1. The $2 million grant was from the New York State Energy Research and Development Authority’s Carbon Neutral Community Economic Development program, which encourages projects that will operate at carbon-neutral or net-zero energy performance.

  2. NYSERDA is happy to support plans for a project that increases the efficiency of a project that decreases its dependence on fossil fuels. This project does just that. The grants are open to all that apply for projects that do the same. Yes, it takes paperwork but you and I can apply! Adding a space to the city only enhances the city far more than the type of development that’s been going on.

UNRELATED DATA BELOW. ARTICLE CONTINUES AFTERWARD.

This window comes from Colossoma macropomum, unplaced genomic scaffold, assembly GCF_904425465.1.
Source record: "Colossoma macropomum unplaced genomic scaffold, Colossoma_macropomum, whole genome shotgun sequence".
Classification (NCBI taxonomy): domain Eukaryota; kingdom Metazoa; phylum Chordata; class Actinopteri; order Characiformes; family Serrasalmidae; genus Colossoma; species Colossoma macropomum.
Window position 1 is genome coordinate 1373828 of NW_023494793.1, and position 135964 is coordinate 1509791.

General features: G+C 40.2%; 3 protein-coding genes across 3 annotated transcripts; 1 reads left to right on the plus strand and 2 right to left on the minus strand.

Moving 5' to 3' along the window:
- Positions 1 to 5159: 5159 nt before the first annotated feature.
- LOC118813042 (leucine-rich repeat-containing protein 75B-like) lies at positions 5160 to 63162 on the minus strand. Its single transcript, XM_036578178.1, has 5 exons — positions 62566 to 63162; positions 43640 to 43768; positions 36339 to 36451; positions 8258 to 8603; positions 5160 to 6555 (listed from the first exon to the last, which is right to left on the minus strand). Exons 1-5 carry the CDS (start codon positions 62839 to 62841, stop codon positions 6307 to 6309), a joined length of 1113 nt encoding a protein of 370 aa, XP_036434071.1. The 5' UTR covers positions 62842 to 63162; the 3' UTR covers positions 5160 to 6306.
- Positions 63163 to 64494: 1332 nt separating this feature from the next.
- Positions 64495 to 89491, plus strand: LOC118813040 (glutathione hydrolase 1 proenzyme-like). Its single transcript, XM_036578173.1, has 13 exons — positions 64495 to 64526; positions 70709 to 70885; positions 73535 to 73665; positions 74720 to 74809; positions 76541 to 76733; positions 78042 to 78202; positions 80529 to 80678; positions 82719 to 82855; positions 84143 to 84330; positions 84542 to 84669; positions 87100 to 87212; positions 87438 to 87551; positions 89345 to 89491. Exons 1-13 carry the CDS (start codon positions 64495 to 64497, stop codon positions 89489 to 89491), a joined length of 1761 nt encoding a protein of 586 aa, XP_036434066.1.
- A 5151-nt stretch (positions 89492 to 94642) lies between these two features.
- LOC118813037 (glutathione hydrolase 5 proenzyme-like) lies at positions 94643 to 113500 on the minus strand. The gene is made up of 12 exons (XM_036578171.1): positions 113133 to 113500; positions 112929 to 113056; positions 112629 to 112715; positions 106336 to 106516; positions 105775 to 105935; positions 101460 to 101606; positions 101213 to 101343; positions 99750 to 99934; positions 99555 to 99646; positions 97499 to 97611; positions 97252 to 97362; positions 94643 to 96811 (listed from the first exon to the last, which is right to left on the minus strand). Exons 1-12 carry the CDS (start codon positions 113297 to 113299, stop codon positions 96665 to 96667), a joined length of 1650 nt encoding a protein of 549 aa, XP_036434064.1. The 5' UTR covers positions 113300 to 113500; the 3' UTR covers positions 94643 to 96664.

3. The rendering of this project seems accurate by development and local government standards, with no people of color. [via Facebook]

  4. The way things are going in this country, sports, entertainment and the arts aren’t going to improve our way of life, although it’s nice to see something nice being built. I used to go out every morning to paint over the graffiti there. [via Facebook]

  5. Love the solar. However, why were they unable to build apartments above? We need more housing to accommodate people and to prevent forced migration.